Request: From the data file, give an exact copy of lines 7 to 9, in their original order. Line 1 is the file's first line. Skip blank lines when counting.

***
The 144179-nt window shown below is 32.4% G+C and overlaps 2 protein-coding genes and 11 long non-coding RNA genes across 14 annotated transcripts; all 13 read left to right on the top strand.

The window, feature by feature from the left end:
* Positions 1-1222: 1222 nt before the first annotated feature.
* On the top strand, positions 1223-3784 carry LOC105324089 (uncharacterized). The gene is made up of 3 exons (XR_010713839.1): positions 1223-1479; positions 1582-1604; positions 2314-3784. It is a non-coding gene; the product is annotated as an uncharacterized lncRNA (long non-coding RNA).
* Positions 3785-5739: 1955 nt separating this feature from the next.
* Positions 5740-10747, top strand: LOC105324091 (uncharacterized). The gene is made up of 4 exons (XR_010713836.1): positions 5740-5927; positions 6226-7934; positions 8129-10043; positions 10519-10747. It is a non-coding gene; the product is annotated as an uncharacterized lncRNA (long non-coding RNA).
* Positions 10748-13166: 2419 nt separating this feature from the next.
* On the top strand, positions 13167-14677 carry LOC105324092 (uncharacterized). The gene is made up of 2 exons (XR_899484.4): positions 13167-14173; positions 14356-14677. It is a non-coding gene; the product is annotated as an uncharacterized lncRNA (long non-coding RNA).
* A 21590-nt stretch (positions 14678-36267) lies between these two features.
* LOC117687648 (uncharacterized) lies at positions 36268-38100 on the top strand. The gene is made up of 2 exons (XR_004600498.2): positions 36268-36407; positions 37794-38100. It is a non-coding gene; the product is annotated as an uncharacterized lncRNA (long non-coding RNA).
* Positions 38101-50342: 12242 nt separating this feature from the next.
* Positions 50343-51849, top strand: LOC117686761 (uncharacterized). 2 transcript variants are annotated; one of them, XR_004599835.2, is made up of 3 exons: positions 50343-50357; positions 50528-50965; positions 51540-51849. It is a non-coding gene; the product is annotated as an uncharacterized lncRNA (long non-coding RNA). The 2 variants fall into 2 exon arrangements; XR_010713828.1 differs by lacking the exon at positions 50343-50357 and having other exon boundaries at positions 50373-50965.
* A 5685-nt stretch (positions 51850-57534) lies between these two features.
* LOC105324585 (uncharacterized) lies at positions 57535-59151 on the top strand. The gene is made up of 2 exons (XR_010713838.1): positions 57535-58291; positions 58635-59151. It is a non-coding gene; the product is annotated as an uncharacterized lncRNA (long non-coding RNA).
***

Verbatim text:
* Positions 10748-13166: 2419 nt separating this feature from the next.
* On the top strand, positions 13167-14677 carry LOC105324092 (uncharacterized). The gene is made up of 2 exons (XR_899484.4): positions 13167-14173; positions 14356-14677. It is a non-coding gene; the product is annotated as an uncharacterized lncRNA (long non-coding RNA).
* A 21590-nt stretch (positions 14678-36267) lies between these two features.